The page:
Gossett's accomplishment of receiving the industry-recognized certification was announced during the Nov. 16 ceremony naming the Collision Repair Technology Classroom at WKCTC in memory of B.A. Hamilton.
Hamilton, a local businessman and founder of the collision repair technology program at WKCTC, died on Jan. 26, 2017, at the age of 79.
Craig Dickerson, collision repair technology program coordinator and part-time I-CAR instructor, said the collision repair technology program, which was founded by Hamilton in 1962, continues to be an instrumental part of student success.
"We want to be a stepping stone to a better career for these students," Dickerson told the audience at the Hamilton dedication. "We want our graduates to be successful. And we want to provide the necessary tools to make that possible."
With that in mind, WKCTC's collision repair technology program has recently adopted the Inter-Industry Conference on Auto Collision Repair, or I-CAR, curriculum to ensure students are kept abreast of ongoing changes in Original Equipment Manufacturer (OEM) technology, materials, manufacturing capabilities and standards.
Collision repair technicians fix damaged bodies and body parts of automotive vehicles such as cars, vans, trucks, buses, campers and trailers. WKCTC collision repair technology students learn about the constant technological changes within the industry and how it is now necessary for collision repair technicians to become skilled in plastic repair, aluminum repair, welding and the application of waterborne materials such as basecoats and primers. Hands-on training is provided by the National Institute for Automotive Service Excellence (ASE) certified Master Collision Repair and Refinish Technician, and meets National Automotive Technicians Education Foundation (NATEF) standards.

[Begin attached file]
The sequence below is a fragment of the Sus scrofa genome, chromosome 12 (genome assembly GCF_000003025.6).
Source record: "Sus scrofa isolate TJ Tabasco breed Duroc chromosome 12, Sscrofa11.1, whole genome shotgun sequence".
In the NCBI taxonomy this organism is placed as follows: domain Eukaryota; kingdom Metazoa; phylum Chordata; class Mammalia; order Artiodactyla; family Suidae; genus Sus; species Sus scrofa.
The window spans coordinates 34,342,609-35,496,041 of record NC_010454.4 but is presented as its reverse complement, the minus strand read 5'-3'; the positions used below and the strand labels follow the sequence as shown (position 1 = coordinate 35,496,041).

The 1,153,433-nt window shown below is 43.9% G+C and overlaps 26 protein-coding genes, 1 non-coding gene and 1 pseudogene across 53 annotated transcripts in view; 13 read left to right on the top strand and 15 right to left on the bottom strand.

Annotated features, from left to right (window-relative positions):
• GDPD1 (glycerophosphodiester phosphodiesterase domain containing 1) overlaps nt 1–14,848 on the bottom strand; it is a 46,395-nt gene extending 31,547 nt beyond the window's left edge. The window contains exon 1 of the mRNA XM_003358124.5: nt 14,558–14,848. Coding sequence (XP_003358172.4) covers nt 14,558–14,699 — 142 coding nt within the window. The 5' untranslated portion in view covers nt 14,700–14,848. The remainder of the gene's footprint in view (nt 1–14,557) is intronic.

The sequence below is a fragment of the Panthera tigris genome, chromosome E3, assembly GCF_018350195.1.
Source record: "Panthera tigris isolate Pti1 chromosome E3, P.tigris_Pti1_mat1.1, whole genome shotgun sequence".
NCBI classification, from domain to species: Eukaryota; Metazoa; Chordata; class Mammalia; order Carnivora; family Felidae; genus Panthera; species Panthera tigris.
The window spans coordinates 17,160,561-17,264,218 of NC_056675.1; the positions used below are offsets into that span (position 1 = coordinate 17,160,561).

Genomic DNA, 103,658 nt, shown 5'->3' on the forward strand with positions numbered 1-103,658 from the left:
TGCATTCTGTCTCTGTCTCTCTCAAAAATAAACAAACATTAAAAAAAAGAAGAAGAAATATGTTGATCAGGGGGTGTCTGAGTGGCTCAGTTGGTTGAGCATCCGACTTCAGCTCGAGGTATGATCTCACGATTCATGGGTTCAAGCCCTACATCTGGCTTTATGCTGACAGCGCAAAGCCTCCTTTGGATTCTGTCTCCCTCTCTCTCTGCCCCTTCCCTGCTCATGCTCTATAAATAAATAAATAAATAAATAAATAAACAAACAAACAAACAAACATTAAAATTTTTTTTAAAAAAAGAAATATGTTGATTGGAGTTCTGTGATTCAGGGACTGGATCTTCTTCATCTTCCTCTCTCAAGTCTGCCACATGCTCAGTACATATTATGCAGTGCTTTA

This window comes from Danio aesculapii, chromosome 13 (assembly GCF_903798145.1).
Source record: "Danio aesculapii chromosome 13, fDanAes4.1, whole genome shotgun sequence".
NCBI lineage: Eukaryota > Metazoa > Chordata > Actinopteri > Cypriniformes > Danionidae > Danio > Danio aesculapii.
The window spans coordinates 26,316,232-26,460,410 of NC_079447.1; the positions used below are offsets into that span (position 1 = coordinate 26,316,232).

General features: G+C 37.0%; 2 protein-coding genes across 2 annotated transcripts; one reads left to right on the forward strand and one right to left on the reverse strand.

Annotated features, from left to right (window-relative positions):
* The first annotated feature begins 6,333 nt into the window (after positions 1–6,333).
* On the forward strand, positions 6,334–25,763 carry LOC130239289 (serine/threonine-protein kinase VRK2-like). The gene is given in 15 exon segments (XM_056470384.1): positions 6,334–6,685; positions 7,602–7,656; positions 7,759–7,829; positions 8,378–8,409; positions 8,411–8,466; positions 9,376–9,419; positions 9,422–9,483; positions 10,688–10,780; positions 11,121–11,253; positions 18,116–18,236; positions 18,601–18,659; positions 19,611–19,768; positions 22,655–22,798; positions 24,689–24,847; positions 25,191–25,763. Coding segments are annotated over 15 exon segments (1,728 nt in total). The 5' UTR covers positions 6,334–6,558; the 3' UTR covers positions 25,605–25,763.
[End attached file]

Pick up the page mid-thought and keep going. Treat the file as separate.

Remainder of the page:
Dickerson said he has qualified to teach each of the more than 30+ classes in the I-CAR curriculum by successfully completing an I-CAR technical evaluation.
"We're a NATEF-accredited program, so there's a crosswalk with this curriculum that shows where each one of the tasks required by NATEF for us to teach is covered by these classes," he said.
The addition of the I-CAR curriculum, at no additional cost to WKCTC collision repair students, offers students potential benefits they may not find at other institutions. In fact, before this curriculum was added at WKCTC, getting the I-CAR training and certification would require students to travel outside their communities, Dickerson said.
"We're able to offer this curriculum to them here to help them with gaining employment, so it [saves on costs] for them,” Dickerson said. “Realistically, if they were receiving this training after they were employed, their employer would probably be paying for the training themselves. It just makes them more marketable as a technician. It's something really good to put on their resume---that they already have $4,000--$5,000 worth of training."
For more information about WKCTC's Collision Repair Technology program, contact Craig Dickerson at email@example.com or (270) 534-3414.